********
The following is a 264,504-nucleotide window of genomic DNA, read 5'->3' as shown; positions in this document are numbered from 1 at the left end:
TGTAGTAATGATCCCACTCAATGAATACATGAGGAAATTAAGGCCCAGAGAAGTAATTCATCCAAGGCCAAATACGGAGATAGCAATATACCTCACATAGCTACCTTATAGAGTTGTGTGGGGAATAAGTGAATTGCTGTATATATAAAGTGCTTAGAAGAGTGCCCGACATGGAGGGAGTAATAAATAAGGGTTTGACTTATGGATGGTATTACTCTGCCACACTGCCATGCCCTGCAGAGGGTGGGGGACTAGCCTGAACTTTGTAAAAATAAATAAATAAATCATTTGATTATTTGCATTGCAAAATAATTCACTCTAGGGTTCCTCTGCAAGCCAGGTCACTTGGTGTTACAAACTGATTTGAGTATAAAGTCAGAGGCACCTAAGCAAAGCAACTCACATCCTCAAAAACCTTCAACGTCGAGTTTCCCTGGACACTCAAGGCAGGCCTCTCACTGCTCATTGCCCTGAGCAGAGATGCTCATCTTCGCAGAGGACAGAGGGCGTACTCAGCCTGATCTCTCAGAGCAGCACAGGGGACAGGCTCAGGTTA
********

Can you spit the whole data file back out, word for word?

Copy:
The following is a 264,504-nucleotide window of genomic DNA, read 5'->3' as shown; positions in this document are numbered from 1 at the left end:
TGTAGTAATGATCCCACTCAATGAATACATGAGGAAATTAAGGCCCAGAGAAGTAATTCATCCAAGGCCAAATACGGAGATAGCAATATACCTCACATAGCTACCTTATAGAGTTGTGTGGGGAATAAGTGAATTGCTGTATATATAAAGTGCTTAGAAGAGTGCCCGACATGGAGGGAGTAATAAATAAGGGTTTGACTTATGGATGGTATTACTCTGCCACACTGCCATGCCCTGCAGAGGGTGGGGGACTAGCCTGAACTTTGTAAAAATAAATAAATAAATCATTTGATTATTTGCATTGCAAAATAATTCACTCTAGGGTTCCTCTGCAAGCCAGGTCACTTGGTGTTACAAACTGATTTGAGTATAAAGTCAGAGGCACCTAAGCAAAGCAACTCACATCCTCAAAAACCTTCAACGTCGAGTTTCCCTGGACACTCAAGGCAGGCCTCTCACTGCTCATTGCCCTGAGCAGAGATGCTCATCTTCGCAGAGGACAGAGGGCGTACTCAGCCTGATCTCTCAGAGCAGCACAGGGGACAGGCTCAGGTTA